All parent member reviews for Lizzie Bright and the Buckminster Boy

Parents say

(out of 4 reviews)
age 11+
 
Review this title!
Educator Written bykathryn1 January 8, 2015
 

Excellent writing, great story

I would recommend that kids below age 12 read this with an adult for clarification of the language and wording and in order to understand the background of some of the events. It is a wonderful, heart-wrenching story, but I think that based on my time in the 5th and 6th grade classroom, many 9 year-olds would struggle with it.
What other families should know
Educational value
Great messages
Great role models
Parent of a 17 year old Written bylimehottie May 11, 2011
 

Perfect for sixth grade and beyond

I absolutely loved this book! The message was so good and the characters were amazing. I would very highly reccomend this book to anyone looking for a good read!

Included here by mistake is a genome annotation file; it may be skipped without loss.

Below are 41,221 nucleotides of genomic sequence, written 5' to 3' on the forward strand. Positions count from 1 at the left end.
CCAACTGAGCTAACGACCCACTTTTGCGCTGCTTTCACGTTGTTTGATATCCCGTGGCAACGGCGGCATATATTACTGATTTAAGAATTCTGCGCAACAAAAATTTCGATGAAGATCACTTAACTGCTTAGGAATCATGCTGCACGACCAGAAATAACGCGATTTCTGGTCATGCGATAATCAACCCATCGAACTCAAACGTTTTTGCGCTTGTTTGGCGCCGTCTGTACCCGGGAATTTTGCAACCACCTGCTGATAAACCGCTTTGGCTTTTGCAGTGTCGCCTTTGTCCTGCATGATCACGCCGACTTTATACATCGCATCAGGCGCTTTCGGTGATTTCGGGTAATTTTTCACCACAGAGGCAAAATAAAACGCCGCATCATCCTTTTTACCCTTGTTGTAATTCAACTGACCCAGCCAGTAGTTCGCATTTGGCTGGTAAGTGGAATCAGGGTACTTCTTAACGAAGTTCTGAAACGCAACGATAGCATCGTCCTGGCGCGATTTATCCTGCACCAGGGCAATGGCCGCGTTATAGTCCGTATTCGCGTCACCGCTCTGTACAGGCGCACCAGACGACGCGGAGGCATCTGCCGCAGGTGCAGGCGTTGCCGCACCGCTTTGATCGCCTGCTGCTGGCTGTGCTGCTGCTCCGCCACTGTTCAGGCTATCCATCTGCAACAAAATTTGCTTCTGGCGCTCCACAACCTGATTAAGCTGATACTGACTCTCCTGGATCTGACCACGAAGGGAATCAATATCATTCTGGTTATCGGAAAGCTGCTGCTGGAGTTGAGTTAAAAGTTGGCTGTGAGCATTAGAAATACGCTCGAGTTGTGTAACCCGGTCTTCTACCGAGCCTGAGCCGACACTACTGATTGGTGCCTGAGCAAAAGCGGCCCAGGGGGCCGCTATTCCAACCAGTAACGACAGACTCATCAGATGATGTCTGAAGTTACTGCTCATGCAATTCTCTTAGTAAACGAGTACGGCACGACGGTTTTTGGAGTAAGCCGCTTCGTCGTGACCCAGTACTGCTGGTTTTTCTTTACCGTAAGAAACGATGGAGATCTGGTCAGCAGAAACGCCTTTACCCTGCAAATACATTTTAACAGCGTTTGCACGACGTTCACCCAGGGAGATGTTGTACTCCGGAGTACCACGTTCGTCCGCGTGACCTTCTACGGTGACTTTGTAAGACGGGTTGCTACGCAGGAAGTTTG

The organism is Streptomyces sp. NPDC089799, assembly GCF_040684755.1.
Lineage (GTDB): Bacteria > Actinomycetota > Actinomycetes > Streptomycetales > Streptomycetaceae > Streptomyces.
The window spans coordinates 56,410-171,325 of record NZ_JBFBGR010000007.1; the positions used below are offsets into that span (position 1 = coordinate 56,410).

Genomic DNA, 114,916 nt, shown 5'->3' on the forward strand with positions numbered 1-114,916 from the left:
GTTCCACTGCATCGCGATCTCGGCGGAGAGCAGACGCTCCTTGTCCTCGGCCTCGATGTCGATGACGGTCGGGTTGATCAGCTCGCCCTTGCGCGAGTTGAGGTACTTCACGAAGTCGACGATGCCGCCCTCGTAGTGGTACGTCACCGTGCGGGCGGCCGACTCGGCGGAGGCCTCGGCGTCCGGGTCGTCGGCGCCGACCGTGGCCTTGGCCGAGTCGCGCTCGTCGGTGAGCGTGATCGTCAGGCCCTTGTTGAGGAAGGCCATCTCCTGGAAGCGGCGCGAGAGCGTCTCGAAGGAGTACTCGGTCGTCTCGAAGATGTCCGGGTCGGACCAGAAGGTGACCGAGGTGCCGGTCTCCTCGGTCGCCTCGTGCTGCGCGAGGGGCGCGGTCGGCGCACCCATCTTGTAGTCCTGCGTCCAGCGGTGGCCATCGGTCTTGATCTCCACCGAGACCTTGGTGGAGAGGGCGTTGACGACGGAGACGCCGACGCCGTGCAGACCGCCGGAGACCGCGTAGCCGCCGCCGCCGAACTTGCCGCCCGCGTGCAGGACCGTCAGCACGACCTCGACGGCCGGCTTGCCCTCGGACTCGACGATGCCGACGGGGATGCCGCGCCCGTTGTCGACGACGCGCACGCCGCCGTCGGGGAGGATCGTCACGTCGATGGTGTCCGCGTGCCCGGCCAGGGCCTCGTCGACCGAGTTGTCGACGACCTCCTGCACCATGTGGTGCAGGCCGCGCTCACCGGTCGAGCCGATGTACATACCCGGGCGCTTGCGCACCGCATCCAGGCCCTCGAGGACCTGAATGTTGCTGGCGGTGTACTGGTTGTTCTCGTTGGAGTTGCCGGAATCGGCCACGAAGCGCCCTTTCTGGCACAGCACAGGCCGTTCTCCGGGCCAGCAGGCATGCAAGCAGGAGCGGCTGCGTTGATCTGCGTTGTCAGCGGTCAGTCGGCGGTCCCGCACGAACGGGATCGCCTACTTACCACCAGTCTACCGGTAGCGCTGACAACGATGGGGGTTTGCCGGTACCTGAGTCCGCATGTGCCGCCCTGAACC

What other families should know
Too much violence
Educational value
Great messages
Great role models
Adult Written byMrs. Druckenmiller December 14, 2009
 

Great for the classroom

This is a great book to use in the classroom (maybe as a read-aloud) to introduce children to the concepts of racism and discrimination. It could lead to many positive discussions of how people are treated vs. how they should be treated.
What other families should know
Educational value
Great messages
Great role models
Adult Written bysoccersweetie8806 April 1, 2009
 

A Great Tale of Friendship

When Turner and his parents move Phippsburg, Maine Turner find life dull and stifling until he meets Lizzie Bright Griffin, a young African American girl from a nearby island. The two young children form a close bond despite Turner's fathers disapproval. The elders at Turner's fathers church decide that if they want to bring tourists in they would have to remove people on Malaga Island which is where Lizzie lives with her family. This story paints of picture of racism in the early 20th century. It is a touching story but sad at the same time. It shows how young people can grown and mature drastically in front of a reader's eyes.